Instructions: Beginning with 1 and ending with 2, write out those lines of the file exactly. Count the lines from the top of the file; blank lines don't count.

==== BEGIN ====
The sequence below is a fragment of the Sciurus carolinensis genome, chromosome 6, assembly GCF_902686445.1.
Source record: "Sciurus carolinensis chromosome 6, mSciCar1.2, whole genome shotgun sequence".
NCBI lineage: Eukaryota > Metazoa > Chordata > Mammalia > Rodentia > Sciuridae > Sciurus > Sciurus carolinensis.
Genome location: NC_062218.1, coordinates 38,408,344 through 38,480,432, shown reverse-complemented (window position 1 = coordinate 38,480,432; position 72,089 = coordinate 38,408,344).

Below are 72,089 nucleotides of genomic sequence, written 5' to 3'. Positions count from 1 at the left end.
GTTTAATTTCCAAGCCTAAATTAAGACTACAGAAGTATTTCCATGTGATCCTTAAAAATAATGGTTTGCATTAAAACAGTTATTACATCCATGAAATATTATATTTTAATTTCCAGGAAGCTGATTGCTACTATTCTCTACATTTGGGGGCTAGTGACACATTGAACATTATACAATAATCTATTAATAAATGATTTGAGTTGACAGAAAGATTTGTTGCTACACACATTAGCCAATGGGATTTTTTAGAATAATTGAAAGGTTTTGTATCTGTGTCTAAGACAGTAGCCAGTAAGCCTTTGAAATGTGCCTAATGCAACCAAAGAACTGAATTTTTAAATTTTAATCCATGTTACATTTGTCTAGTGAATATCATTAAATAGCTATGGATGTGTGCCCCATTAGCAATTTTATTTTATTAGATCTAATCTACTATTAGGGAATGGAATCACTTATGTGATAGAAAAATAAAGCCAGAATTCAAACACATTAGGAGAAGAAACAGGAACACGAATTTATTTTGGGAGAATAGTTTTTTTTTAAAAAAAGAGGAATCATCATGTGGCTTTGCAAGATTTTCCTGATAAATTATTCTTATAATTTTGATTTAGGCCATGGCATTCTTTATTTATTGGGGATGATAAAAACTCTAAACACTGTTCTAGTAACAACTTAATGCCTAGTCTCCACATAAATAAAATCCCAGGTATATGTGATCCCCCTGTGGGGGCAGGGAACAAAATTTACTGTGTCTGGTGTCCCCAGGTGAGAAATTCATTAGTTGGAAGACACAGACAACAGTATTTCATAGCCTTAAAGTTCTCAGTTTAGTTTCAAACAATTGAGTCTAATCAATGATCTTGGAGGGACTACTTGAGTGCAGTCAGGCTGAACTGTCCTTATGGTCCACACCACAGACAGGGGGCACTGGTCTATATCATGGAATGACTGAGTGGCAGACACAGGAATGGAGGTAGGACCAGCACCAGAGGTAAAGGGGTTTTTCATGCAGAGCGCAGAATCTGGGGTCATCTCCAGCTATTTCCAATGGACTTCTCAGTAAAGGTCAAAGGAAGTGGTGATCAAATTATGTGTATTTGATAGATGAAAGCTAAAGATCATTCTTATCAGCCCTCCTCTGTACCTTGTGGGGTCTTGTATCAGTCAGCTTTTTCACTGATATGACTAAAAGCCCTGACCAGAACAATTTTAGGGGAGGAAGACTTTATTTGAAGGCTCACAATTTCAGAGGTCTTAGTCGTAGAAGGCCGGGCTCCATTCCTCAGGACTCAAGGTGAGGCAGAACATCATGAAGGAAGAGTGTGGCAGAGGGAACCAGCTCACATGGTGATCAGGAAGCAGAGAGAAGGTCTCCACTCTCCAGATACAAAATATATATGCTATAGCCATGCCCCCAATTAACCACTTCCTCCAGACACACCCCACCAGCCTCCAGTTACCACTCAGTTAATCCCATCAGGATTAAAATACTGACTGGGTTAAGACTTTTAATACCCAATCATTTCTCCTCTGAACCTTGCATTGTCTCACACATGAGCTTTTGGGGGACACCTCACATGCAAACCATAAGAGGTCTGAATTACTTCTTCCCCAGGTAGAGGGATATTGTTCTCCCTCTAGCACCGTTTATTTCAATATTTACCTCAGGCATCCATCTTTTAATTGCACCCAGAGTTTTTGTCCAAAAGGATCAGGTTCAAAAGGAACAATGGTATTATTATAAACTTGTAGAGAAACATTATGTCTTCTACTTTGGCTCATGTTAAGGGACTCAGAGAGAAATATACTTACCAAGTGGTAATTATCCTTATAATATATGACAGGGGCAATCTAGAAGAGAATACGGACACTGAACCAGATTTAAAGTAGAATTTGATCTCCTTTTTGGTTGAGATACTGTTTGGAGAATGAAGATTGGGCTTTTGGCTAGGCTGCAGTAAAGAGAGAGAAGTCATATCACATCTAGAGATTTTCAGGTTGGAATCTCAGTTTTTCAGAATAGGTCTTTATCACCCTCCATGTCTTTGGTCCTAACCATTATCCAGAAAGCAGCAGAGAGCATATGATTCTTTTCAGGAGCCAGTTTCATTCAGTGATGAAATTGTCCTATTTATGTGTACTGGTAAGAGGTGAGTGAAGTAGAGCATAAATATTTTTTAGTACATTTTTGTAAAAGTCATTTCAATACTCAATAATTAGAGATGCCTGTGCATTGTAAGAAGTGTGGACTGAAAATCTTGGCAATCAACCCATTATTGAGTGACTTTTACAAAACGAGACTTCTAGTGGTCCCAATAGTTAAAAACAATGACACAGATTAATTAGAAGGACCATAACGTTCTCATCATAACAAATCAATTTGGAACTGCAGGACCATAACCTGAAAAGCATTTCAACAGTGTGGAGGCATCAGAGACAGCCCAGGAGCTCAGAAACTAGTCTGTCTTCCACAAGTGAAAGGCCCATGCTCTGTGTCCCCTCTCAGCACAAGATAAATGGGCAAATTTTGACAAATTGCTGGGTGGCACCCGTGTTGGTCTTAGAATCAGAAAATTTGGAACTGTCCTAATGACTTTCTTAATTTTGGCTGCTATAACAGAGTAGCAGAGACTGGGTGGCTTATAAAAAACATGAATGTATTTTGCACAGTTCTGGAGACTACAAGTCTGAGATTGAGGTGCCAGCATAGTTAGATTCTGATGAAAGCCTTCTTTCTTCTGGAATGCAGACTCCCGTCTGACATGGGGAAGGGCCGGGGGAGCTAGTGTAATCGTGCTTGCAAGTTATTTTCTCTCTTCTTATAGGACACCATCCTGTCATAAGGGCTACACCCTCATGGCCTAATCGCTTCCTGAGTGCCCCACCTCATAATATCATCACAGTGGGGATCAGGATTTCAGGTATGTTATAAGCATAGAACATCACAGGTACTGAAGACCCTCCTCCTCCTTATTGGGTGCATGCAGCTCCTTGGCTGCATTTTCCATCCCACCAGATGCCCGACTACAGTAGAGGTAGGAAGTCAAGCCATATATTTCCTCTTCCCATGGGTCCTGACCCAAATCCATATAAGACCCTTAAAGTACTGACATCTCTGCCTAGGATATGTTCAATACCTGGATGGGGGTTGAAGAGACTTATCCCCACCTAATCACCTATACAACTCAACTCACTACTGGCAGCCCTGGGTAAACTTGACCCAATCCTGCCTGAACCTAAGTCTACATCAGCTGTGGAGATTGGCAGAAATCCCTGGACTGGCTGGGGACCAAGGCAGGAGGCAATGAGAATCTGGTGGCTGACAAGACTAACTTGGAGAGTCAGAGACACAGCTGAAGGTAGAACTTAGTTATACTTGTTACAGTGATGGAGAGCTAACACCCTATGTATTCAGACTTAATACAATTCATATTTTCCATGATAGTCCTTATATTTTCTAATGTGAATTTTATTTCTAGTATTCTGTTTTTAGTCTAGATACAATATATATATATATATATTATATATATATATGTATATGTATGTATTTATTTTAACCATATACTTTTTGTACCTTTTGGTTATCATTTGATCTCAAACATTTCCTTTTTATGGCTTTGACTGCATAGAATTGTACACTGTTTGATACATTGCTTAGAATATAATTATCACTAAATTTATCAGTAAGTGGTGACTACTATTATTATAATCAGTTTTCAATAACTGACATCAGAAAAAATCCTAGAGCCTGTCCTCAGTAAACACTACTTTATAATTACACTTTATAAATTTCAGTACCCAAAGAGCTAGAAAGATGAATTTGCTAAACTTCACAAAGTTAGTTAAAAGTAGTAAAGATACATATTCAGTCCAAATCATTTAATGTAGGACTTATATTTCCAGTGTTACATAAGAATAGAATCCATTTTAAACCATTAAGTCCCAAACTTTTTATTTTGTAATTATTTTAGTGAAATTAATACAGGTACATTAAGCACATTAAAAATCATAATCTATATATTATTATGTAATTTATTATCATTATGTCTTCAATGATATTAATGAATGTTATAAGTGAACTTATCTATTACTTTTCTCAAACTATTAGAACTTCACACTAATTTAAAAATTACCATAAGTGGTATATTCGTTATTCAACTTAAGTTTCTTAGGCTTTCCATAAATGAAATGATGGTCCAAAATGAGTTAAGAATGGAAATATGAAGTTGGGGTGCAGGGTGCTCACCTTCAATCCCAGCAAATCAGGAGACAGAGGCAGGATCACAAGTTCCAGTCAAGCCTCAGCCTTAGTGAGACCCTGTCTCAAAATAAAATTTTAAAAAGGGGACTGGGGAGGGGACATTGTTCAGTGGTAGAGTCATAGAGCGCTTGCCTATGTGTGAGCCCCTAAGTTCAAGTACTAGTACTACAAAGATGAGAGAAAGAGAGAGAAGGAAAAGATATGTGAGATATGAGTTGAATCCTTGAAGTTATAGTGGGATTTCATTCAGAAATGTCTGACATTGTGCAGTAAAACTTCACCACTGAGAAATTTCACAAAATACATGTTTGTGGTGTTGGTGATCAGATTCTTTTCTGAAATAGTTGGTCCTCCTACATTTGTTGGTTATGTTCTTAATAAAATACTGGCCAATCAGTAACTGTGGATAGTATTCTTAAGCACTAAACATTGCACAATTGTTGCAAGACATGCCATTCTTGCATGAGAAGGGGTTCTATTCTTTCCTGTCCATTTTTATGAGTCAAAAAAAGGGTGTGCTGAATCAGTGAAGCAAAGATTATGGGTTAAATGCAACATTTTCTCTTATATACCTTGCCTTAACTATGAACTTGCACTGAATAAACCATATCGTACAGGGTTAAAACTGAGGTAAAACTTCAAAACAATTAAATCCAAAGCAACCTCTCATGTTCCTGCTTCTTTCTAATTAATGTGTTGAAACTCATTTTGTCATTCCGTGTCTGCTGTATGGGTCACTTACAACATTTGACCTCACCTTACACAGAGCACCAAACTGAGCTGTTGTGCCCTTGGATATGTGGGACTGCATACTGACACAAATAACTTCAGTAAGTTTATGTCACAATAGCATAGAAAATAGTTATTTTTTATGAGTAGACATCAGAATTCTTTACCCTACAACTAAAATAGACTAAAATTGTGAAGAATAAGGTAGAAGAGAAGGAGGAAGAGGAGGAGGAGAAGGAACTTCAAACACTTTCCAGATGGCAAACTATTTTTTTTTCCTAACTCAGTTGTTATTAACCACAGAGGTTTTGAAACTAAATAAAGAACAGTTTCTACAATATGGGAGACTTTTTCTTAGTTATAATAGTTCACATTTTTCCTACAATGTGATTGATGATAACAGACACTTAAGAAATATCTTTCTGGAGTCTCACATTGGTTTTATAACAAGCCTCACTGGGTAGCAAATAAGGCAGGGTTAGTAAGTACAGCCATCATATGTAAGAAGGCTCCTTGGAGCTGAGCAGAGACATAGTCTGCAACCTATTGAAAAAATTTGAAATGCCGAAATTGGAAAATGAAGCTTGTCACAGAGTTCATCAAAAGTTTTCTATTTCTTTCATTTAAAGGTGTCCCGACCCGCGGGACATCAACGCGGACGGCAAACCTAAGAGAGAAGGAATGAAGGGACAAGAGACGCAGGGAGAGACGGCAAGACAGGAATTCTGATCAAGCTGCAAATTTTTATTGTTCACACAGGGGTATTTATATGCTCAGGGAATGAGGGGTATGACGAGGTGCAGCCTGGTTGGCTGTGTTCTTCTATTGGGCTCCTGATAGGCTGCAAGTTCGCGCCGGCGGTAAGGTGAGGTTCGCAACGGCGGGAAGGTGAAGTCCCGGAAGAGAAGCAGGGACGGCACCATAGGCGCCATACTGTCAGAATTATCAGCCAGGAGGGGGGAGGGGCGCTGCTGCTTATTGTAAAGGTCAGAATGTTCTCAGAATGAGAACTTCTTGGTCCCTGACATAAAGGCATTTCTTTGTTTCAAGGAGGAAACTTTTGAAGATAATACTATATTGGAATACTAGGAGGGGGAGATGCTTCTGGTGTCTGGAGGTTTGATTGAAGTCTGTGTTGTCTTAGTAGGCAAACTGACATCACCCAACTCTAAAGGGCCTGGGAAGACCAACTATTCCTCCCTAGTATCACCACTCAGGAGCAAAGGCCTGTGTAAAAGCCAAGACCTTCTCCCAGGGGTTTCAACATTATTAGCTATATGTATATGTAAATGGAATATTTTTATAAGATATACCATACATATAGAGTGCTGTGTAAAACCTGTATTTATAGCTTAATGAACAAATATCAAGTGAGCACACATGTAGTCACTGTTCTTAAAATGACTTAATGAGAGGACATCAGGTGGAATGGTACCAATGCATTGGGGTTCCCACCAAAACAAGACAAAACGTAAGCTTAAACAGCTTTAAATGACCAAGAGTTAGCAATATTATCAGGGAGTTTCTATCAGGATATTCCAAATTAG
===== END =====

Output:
The sequence below is a fragment of the Sciurus carolinensis genome, chromosome 6, assembly GCF_902686445.1.
Source record: "Sciurus carolinensis chromosome 6, mSciCar1.2, whole genome shotgun sequence".